This past spring, the Common Ground Alliance (CGA) launched the “50 in 5” industry challenge, which encourages stakeholders to make actionable changes to reduce damages to critical underground utilities by 50% over the next 5 years. The “50 in 5” challenge asks stakeholders to concentrate on three focus areas that address critical issues identified by CGA’s Next Practices Initiative and the top damage root causes that contribute to more than 76% of damages to buried infrastructure as identified in the 2021 DIRT Report. The three areas of focus include effective and consistent use of 811, key excavator practices (potholing, maintaining clearance, etc.) and accurate, timely utility locating.
According to CGA President and CEO Sarah Magruder Lyle, while the damage incidents to underground infrastructure have seemed to plateau over the past few years, CGA’s updated 2022 DIRT (Damage Information Reporting Tool) Report is expected to show an uptick in incidents.
The 2022 report, which will be released later this month, provides insight and analysis on the three primary areas that are the top causes of damage when digging, and how to effectively implement best practices. In fact, Lyle says that just over three-quarters of all damages reported can be attributed to one (or more) of these pain points:
- Effective and consistent use of 811 – Professional excavators know that they’re supposed to call 811, but they may make the conscious decision not to, for a variety of reasons.
- Excavator practices – Potholing, maintaining clearance, and other safety practices that are supposed to occur once a dig site is marked.
- Accurate and timely locating –Excavators may be less likely to use 811 consistently if locates are not accurate and timely, leading to increased risk of damage.
When asked to hypothesize on the reason for 2022’s uptick in damage reports, Lyle emphasizes that there is a series of factors that have had an impact, including an overall increase in construction spending, “Think about the funding going to states from the infrastructure bill, combined with an uptick during covid, state level refurbishing of water lines and sewer lines, telecom going into more homes and rural areas,” Lyle says. “The world is becoming increasingly more congested and one of the gaps we have to address is that even when a site is located on time, we may not be using the most current and complete data.”
Like nearly every industry these days, Lyle also mentions labor shortages (and to a lesser extent, material shortages) as a problem that can cause trickle down affecting all aspects of safe digging practices. “The labor shortage is impacting our industry across the board in all roles. With every piece of the process, there’s the potential for a choke-point,” she says.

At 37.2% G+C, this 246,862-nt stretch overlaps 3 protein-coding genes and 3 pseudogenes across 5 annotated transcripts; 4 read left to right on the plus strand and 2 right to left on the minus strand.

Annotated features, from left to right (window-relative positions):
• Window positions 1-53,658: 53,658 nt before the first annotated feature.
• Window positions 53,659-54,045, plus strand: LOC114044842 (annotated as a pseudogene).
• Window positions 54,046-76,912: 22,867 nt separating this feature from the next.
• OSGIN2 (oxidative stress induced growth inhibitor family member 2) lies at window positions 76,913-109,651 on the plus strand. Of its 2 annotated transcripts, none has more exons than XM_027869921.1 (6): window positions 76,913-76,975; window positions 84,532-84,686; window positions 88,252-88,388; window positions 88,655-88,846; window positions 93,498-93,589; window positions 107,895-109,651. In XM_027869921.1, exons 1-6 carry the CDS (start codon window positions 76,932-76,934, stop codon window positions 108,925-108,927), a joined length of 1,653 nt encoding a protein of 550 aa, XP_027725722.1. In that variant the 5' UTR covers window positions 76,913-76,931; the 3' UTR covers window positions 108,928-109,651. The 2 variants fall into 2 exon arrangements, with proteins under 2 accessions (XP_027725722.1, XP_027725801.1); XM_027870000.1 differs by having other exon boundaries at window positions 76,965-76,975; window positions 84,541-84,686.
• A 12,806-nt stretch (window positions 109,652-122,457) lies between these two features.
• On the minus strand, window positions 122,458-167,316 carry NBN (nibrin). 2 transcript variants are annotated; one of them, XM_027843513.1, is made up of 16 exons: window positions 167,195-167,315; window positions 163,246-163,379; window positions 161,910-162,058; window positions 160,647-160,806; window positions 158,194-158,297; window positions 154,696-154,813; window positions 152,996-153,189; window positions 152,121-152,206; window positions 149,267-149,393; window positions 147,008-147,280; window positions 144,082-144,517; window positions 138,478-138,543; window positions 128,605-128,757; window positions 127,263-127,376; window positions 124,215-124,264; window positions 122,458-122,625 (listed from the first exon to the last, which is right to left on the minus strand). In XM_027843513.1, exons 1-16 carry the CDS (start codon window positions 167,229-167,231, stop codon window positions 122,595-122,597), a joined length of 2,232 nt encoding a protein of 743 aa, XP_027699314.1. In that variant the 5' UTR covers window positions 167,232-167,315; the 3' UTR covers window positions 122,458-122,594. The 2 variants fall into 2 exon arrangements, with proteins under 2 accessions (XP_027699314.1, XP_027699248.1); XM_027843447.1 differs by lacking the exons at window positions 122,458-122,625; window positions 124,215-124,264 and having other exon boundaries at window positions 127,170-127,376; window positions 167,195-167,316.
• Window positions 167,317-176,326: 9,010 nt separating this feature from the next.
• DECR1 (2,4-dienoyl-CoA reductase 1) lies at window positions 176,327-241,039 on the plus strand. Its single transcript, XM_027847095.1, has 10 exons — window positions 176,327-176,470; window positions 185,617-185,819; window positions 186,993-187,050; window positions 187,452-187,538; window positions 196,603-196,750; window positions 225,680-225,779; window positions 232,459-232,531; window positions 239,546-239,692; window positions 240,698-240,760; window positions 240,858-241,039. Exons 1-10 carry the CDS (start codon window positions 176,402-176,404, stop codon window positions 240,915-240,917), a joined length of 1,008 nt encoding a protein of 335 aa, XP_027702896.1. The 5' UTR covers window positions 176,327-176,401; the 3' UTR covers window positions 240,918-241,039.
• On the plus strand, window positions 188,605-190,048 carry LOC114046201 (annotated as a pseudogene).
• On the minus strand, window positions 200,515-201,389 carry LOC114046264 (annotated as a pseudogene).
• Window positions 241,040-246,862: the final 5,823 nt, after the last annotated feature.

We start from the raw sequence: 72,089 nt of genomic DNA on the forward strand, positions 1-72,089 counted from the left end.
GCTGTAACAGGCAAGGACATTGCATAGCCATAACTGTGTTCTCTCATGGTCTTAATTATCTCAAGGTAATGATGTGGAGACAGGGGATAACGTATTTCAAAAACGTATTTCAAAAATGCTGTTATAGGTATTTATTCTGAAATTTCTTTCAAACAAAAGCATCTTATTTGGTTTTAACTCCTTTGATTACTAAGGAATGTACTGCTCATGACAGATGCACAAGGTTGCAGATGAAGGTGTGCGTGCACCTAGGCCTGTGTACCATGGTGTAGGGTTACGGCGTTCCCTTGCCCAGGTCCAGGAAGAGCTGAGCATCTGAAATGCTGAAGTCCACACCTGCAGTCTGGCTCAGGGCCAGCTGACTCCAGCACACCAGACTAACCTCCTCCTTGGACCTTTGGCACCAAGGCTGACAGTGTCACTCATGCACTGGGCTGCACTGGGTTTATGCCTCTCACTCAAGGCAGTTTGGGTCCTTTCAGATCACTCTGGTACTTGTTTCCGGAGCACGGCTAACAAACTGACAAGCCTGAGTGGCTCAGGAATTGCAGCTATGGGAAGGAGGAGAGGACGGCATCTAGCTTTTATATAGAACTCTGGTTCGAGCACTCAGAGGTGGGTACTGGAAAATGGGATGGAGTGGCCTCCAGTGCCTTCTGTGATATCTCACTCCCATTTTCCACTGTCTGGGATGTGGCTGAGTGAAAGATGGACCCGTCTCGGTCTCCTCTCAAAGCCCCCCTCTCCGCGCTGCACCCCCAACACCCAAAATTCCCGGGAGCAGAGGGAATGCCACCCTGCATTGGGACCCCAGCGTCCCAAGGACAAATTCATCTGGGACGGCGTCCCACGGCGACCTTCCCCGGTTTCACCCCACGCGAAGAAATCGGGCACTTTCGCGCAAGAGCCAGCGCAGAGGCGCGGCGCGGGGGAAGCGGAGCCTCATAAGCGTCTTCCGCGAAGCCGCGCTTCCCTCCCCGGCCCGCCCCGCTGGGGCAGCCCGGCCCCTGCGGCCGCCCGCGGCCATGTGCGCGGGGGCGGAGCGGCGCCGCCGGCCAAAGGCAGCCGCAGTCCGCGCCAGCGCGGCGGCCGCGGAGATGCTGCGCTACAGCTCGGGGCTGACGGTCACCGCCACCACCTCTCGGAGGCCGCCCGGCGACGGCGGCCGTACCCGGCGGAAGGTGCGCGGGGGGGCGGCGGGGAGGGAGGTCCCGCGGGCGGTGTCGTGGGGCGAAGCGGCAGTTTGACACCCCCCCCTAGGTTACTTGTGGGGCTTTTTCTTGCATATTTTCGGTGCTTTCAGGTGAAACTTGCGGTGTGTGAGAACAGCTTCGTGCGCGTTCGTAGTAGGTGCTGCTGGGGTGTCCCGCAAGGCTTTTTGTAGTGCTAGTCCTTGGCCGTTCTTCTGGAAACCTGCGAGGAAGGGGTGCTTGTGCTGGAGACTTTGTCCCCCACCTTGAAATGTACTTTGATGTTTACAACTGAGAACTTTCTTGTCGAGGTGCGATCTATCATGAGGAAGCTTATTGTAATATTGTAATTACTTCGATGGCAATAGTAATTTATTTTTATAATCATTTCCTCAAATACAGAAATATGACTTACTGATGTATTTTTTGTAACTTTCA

For instance, if the excavator calls 811 but there isn’t a locator available within the required time, the excavator may feel forced to start anyway, leading to a challenge. If lines are located and marked but an improperly trained excavator isn’t careful, that’s a challenge. Or if an excavator is careful but improperly trained, or hurried, or the locator has mis-marked lines, that’s a challenge as well.
Compounding the labor issues are technological challenges, particularly as many of the systems are regulated state-by-state and may not account for the rapid advances in technology. “There’s so much data being gathered but not necessarily a good process in place to disseminate it to all stakeholders,” says Lyle.
“The first thing we can do is encourage and incentivize gathering of GIS data on the assets as we put them in the ground, and as we’re putting other things in the ground,” says Lyle. “We can provide locators and excavators with that information and the better info that they have to start with, the better off everyone is.”
Lyle acknowledges that it may be an impossible task to identify all the underground assets, especially older lines, but suggests that the industry needs to continue moving forward. “We have to adjust damage prevention expectations for the realities of the industry today, and the threats we face today and tomorrow,” says Lyle. “The notion that it isn’t possible or cost-effective to map, is a thing of the past.”
For example, look at the cost of a dig-in compared to the cost of getting all the information in advance. If a crew accidentally cuts a fiber optic line in a neighborhood, then residents lose their internet and can’t work and there’s the possibility of losing something vital like 911 service, the phone company needs to be called in and there may be a need to divert traffic for workers. Hitting something like a gas or water line can require evacuating an entire neighborhood. “There’s a true domino effect in all of this,” says Lyle, who firmly believes in the old adage an ounce of prevention is worth a pound of cure.
The industry as a whole needs to change the mindset around risk assessment and continue to emphasize that safety is the number one priority — whether it’s the safety of work crews or of their own and others’ infrastructure.
“CGA’s cornerstone philosophy has always been shared responsibility,” says Lyle. “As we work to move the damage prevention industry forward, we have to think consistently about shared accountability and how each stakeholder’s actions, or lack thereof, impact the entire damage prevention process.
Stay tuned to the CONEXPO-CON/AGG 365 newsletter for continued safety coverage.